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  • Writer's pictureVillanova Sports Law Blog

Pennsylvania Places Its Wager on the Legalization of Sports Betting

By Anthony Malky

Pennsylvania is betting on a Supreme Court decision that would allow it to offer legal sports gambling. On October 30, 2017 an extensive sports gambling package was signed into law by Pennsylvania Governor Tom Wolf.  The bill, H 271, legalizes and regulates daily fantasy sports (DFS) and provides a framework for sports betting in the state.[1]  The legislation positions Pennsylvania to offer legal sports betting as soon as federal law permits. In the meantime, DFS players and operators are now free to take advantage of the newly opened market.

Pennsylvania has become the seventeenth state to formally legalize paid-entry, daily fantasy sports with the passage of its new bill.[2]  The bill provides a regulatory structure for daily fantasy sports, with operators overseen by the Pennsylvania Gaming Control Board.[3]  DFS operators in Pennsylvania must pay $10,000 per year for a license to operate, a $50,000 licensing fee for five years, complete a testing phase to ensure their operations comply with state law, maintain an office or place of business in the state, and are subject to a gross revenue tax of 15%.[4]  The tax rate Pennsylvania seeks to impose on DFS operators is higher than most states, but matches the 15% rates of New York and Delaware.[5]  Lobbyists for DFS giants DraftKings and FanDuel were influential in drafting the legislation and ultimately getting it passed into law.[6]  Thus, expect DraftKings and FanDuel to be the first to market in Pennsylvania as they have been in other states, but the liberal operating regulations and fairly low cost of entry should also entice smaller operators to open up shop in the state.

While DFS has overcome all of the necessary legal hurdles, the sports gambling portion of the legislation, will require the assistance of the Supreme Court. The law must change at the federal level to allow Pennsylvania’s sports betting legislation to take effect. Currently, the Professional and Amateur Sports Protection Act (PASPA) bars single-game sports betting outside of the state of Nevada.[7]  Thus, a change to or a repeal of PASPA will need to come first before Pennsylvania is able to offer sports betting. Assuming a favorable decision by the Supreme Court or Congressional action, Pennsylvania legislators believe the state is positioned to offer sports betting as early as mid-2018.[8]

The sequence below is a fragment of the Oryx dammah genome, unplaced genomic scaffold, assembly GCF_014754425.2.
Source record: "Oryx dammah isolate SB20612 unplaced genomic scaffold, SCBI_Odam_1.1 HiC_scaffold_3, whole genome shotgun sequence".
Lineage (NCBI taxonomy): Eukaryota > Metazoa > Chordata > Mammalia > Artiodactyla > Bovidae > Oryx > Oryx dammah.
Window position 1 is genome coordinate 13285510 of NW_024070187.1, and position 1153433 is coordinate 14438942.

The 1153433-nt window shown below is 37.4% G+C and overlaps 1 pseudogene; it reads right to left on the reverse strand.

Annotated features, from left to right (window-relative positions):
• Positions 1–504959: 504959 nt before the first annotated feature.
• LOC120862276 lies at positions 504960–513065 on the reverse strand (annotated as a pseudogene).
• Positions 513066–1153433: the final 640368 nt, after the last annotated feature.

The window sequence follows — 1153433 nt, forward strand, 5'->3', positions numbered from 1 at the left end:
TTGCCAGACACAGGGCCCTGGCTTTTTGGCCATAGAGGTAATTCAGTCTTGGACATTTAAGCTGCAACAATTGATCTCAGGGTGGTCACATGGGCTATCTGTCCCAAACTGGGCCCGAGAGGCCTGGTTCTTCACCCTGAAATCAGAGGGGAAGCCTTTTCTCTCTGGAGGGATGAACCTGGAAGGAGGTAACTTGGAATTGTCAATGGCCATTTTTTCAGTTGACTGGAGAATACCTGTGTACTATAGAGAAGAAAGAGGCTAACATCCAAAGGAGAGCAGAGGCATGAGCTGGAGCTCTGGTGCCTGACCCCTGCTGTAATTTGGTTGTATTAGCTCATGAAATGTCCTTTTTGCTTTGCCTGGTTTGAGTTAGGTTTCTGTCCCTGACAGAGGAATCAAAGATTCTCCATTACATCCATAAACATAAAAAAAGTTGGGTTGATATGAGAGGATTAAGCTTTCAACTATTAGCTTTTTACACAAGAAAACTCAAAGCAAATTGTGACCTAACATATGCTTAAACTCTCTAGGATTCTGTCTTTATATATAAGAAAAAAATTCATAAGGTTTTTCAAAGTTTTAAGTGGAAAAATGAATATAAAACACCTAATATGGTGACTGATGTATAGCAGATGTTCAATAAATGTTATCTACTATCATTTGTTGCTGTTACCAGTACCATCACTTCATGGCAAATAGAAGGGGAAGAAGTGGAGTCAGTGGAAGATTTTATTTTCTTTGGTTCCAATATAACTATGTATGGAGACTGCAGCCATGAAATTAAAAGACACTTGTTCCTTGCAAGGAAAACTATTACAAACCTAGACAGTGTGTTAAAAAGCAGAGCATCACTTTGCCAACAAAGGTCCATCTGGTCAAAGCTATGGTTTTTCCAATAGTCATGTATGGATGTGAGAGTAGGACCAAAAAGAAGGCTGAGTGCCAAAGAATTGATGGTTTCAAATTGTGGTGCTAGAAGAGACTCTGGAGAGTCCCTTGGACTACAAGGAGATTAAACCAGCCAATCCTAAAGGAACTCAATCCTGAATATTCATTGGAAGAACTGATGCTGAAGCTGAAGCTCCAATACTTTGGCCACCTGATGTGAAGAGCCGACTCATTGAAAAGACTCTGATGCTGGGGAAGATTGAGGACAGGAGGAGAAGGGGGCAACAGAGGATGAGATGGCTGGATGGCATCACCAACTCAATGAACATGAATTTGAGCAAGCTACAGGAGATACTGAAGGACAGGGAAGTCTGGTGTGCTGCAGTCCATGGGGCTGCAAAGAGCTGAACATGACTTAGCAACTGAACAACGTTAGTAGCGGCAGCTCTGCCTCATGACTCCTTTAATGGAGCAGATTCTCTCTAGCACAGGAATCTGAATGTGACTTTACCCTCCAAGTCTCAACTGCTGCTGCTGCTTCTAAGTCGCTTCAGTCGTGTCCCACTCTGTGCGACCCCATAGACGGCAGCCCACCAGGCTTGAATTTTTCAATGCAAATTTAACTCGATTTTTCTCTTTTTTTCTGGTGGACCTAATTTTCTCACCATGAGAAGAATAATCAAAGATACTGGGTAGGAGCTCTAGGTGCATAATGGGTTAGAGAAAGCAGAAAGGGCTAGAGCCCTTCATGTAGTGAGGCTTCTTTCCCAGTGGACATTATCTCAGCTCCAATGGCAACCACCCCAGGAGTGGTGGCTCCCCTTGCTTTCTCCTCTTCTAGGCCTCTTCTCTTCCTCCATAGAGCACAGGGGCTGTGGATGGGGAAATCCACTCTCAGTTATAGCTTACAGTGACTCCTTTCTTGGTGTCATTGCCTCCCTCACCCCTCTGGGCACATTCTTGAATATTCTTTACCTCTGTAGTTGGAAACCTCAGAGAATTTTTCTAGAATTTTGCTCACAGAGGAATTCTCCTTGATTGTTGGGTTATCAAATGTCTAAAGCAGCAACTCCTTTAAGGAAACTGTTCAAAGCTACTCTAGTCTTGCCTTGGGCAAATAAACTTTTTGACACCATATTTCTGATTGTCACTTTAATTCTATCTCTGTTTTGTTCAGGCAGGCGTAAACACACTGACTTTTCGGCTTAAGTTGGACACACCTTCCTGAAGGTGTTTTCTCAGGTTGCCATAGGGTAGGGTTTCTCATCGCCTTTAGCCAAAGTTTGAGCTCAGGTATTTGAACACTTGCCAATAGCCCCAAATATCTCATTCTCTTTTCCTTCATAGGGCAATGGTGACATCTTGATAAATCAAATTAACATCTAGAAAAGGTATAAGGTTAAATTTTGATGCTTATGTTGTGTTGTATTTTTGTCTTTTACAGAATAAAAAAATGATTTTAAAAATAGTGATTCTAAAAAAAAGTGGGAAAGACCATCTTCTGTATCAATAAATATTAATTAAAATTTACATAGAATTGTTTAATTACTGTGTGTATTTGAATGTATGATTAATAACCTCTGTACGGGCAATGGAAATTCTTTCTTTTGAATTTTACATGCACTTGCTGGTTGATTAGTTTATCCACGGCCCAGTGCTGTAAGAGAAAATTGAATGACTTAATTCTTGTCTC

The change that Pennsylvania needs could come in the next several months.  In early December, the Supreme Court will hear a sports betting case brought by the state of New Jersey called Christie v. NCAA.[9]  New Jersey believes PASPA is unconstitutional and hopes the court will find the same, a decision that would allow states like Pennsylvania to move forward towards offering legal sports betting.[10]  If the Supreme Court upholds PASPA or rules in any way so as to maintain the current structure in which sports betting is only permitted in Nevada, states will have to make their cases to Congress to change the law instead.  Congress could repeal or amend PASPA on its own, which would be another route that would permit states to offer sports betting.  It is unclear as to how the Supreme Court will rule but its decision to hear the case is a monumental step towards eventual legalization, highlighting the traction sports gambling has gained in the mainstream.

Not only has the societal perception of sports gambling shifted, but now professional sports leagues are beginning to get on board as well.  With an NHL franchise currently in Las Vegas and the NFL following right behind, the leagues can no longer ignore the possibility of legalized sports betting. The NBA has worked with Las Vegas based gaming consultants for years, while the NFL has long monitored betting trends to ensure the integrity of its product.[11]

Furthermore, the NBA now openly supports the expansion of sports gambling under a federal framework.[12]  Undoubtedly, league officials are educating themselves on the current framework and regulation of the industry and working with Vegas insiders to develop strategies that will allow them to capitalize in the event of broad-scale legalization.

While the landscape for legal sports gambling in states like Pennsylvania seems promising, I think it is still too soon to bet on its legalization.  It is impossible to determine how the Supreme Court will decide the case, and its decision could lead to an expansion of sports gambling, a reinforcement of the existing framework, or even a buttoning-up of the industry as a whole.

Further, Congress has not committed to amending PASPA, which means the opportunity for legalization likely hinges on the Supreme Court case. After oral arguments are heard early next month there should be a clearer picture as to the trajectory of the case and the ultimate fate of sports gambling.

[1] Dustin Gouker, Add Another Win for DraftKings, FanDuel: PA Becomes 17th State to Enact Daily Fantasy Sports Law, Legal Sports Report (Oct. 30, 2017),

[2] Id.

[3] Id.

[4] Id.

[5] Dustin Gouker, PA Senate Passes Gaming Bill With Online Poker, Casino and Daily Fantasy Sports, Online Poker Report (Oct. 25, 2017),

[6] Dustin Gouker, Add Another Win for DraftKings, FanDuel: PA Becomes 17th State to Enact Daily Fantasy Sports Law, Legal Sports Report (Oct. 30, 2017),

[7] Dustin Gouker, PA Governor Signs Sports Gambling Law, But What’s Next?, Legal Sports Report (Oct. 30, 2017),

[8] Id.

[9] David Purdum, Supreme Court Agrees to Rule on Sports Betting, ESPN (June 28, 2017),

[10] Id.

[11] David Purdum, Sports Betting Legalization: Where Do We Stand Right Now?, ESPN (Sept. 14, 2017),

[12] Id.

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